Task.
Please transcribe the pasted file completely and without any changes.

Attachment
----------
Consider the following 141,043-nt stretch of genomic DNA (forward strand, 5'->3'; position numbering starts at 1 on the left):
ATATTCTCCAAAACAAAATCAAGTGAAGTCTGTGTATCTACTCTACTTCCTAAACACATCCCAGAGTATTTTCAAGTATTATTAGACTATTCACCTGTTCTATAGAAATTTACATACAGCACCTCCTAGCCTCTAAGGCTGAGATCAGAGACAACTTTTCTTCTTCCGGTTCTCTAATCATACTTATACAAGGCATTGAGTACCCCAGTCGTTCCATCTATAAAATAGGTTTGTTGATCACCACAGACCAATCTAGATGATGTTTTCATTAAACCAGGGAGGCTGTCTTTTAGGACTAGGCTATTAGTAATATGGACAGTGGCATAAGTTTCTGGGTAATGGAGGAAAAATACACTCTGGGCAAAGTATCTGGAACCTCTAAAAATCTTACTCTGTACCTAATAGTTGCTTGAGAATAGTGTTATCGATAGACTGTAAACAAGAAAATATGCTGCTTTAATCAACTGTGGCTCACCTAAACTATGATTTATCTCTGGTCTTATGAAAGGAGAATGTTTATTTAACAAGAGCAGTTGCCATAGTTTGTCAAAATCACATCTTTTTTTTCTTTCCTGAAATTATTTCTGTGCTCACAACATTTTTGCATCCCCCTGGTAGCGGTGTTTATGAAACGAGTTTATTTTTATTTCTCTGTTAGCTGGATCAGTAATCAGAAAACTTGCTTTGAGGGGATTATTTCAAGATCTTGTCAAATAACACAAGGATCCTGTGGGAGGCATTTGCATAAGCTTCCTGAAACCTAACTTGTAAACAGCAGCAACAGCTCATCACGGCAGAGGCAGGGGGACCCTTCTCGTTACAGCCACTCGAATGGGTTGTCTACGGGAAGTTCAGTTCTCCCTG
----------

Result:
Consider the following 141,043-nt stretch of genomic DNA (forward strand, 5'->3'; position numbering starts at 1 on the left):
ATATTCTCCAAAACAAAATCAAGTGAAGTCTGTGTATCTACTCTACTTCCTAAACACATCCCAGAGTATTTTCAAGTATTATTAGACTATTCACCTGTTCTATAGAAATTTACATACAGCACCTCCTAGCCTCTAAGGCTGAGATCAGAGACAACTTTTCTTCTTCCGGTTCTCTAATCATACTTATACAAGGCATTGAGTACCCCAGTCGTTCCATCTATAAAATAGGTTTGTTGATCACCACAGACCAATCTAGATGATGTTTTCATTAAACCAGGGAGGCTGTCTTTTAGGACTAGGCTATTAGTAATATGGACAGTGGCATAAGTTTCTGGGTAATGGAGGAAAAATACACTCTGGGCAAAGTATCTGGAACCTCTAAAAATCTTACTCTGTACCTAATAGTTGCTTGAGAATAGTGTTATCGATAGACTGTAAACAAGAAAATATGCTGCTTTAATCAACTGTGGCTCACCTAAACTATGATTTATCTCTGGTCTTATGAAAGGAGAATGTTTATTTAACAAGAGCAGTTGCCATAGTTTGTCAAAATCACATCTTTTTTTTCTTTCCTGAAATTATTTCTGTGCTCACAACATTTTTGCATCCCCCTGGTAGCGGTGTTTATGAAACGAGTTTATTTTTATTTCTCTGTTAGCTGGATCAGTAATCAGAAAACTTGCTTTGAGGGGATTATTTCAAGATCTTGTCAAATAACACAAGGATCCTGTGGGAGGCATTTGCATAAGCTTCCTGAAACCTAACTTGTAAACAGCAGCAACAGCTCATCACGGCAGAGGCAGGGGGACCCTTCTCGTTACAGCCACTCGAATGGGTTGTCTACGGGAAGTTCAGTTCTCCCTG